• Opioid pain killers, like Vicodin, OxyContin, or codeine
  • Medicines used for anxiety or sleep problems, like Valium or Xanax
  • Medicines that treat ADHD (attention deficit hyperactivity disorder), like Adderall or Ritalin

Make sure to talk to your kids about the dangers of prescription drug misuse. Share this website about prescription and OTC drug misuse with them.

Set a good example for your kids:

  • Never take someone else’s prescription medicine or give yours to anyone else.
  • Keep track of the medicines in your home and store them in a locked cabinet.
  • Get rid of unused medicines safely.
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The Basics: Why It Matters

Why do I need to talk to my child?
Research shows that kids do listen to their parents. Children who learn about drug risks from their parents are less likely to start using drugs.

When kids choose not to use alcohol or drugs, they are also less likely to:

  • Have serious trouble in school
  • Get hurt in a car accident
  • Be a victim of crime
  • Have a problem with addiction as an adult

If you don't talk about it, your child may think it’s okay to use alcohol and other drugs.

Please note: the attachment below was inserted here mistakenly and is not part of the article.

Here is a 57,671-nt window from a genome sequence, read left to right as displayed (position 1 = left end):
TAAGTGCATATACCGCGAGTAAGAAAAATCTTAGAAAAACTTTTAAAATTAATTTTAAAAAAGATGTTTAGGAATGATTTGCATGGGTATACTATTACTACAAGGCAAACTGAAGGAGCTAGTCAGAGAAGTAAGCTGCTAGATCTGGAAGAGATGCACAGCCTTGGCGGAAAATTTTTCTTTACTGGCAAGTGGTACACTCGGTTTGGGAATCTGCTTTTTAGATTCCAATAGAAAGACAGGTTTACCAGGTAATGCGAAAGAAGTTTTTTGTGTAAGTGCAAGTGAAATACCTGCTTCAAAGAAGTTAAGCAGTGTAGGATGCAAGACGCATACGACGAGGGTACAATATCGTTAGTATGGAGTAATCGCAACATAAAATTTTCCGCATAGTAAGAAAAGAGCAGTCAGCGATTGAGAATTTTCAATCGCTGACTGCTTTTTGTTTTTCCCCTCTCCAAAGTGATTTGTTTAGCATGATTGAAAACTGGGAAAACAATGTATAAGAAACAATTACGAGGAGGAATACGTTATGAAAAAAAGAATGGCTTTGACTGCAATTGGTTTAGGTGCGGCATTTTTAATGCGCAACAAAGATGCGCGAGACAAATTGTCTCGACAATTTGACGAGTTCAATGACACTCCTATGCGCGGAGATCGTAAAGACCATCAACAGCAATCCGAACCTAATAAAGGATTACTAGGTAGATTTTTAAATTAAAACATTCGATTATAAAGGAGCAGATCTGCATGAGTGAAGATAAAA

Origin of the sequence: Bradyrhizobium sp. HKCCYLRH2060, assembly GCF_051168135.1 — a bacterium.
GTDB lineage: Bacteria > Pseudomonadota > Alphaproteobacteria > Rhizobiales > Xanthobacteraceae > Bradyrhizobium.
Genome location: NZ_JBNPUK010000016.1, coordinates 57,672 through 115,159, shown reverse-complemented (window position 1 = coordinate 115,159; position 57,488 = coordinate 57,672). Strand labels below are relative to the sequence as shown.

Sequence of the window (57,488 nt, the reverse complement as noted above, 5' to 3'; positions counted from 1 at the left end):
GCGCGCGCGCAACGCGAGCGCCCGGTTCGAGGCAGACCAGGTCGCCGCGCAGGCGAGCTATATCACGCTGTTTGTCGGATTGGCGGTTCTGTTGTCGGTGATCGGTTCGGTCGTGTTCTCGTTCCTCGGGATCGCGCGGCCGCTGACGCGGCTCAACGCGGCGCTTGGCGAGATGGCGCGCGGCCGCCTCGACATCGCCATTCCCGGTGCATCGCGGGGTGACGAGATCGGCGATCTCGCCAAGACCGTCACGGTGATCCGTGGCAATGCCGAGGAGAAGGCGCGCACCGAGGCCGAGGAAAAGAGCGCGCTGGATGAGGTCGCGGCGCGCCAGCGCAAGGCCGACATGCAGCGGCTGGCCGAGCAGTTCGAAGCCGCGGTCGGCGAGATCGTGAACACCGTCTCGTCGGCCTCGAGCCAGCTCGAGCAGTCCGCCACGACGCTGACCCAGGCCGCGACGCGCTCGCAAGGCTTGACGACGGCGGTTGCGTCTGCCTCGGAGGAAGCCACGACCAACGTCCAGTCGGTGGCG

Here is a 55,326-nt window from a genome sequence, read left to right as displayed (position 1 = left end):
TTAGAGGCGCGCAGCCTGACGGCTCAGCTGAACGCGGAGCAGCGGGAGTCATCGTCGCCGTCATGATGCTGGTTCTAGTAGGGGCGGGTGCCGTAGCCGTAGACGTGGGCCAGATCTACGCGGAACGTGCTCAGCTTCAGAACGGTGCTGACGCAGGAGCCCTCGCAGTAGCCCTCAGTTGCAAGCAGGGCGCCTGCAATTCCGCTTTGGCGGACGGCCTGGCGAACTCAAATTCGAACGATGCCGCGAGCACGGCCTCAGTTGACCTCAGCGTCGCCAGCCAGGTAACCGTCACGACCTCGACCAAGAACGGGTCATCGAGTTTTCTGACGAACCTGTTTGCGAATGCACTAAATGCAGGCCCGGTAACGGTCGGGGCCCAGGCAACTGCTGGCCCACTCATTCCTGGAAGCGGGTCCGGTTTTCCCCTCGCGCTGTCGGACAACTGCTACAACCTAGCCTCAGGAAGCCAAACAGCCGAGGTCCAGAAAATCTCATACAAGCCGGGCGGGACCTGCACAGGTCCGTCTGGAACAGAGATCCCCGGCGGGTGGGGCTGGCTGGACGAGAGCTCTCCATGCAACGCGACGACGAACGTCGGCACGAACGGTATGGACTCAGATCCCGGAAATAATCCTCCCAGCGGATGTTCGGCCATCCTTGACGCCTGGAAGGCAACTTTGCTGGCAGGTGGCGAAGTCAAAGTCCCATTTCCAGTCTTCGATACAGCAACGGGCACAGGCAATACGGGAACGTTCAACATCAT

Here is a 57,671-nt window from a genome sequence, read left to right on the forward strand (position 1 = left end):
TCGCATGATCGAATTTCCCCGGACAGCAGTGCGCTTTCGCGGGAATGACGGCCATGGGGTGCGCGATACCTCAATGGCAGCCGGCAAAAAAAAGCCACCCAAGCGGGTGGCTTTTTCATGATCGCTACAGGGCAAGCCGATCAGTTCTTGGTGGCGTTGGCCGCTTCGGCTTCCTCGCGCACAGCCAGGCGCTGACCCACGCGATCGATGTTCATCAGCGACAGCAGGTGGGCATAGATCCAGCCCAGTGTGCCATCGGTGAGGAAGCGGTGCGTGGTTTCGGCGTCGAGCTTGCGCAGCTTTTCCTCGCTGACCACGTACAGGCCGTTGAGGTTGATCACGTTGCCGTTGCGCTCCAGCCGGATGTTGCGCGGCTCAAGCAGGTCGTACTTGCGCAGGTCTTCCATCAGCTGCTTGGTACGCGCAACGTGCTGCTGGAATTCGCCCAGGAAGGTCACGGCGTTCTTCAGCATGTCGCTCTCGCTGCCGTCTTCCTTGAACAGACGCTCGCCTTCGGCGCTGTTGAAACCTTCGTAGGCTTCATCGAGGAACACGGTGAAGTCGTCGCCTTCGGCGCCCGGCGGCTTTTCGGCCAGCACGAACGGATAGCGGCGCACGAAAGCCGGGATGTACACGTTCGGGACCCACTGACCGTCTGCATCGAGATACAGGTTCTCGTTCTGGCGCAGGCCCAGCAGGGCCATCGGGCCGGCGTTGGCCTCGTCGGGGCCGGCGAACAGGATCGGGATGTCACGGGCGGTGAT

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Take Action!

Take Action: Start Talking

Talk with your child about tobacco, alcohol, and drugs today – and keep the conversation going.

Talk with your child early and often.
Start conversations about your values and expectations while your child is young. Your child will get used to sharing information and opinions with you. This will make it easier for you to continue talking as your child gets older.

Here are some tips:

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Take Action: Teach the Facts

Teach your child the facts.
Your child needs to know how drugs can harm the brain, affect the body, and cause problems at home and in school. Kids who know the facts are more likely to make good choices.

  • If your child likes sports, focus on how smoking can affect athletic performance. Or you can say that tobacco causes bad breath and yellow teeth. Get the facts on tobacco.
  • Remind your child that alcohol is a powerful drug that slows down the body and brain. Get the facts on alcohol.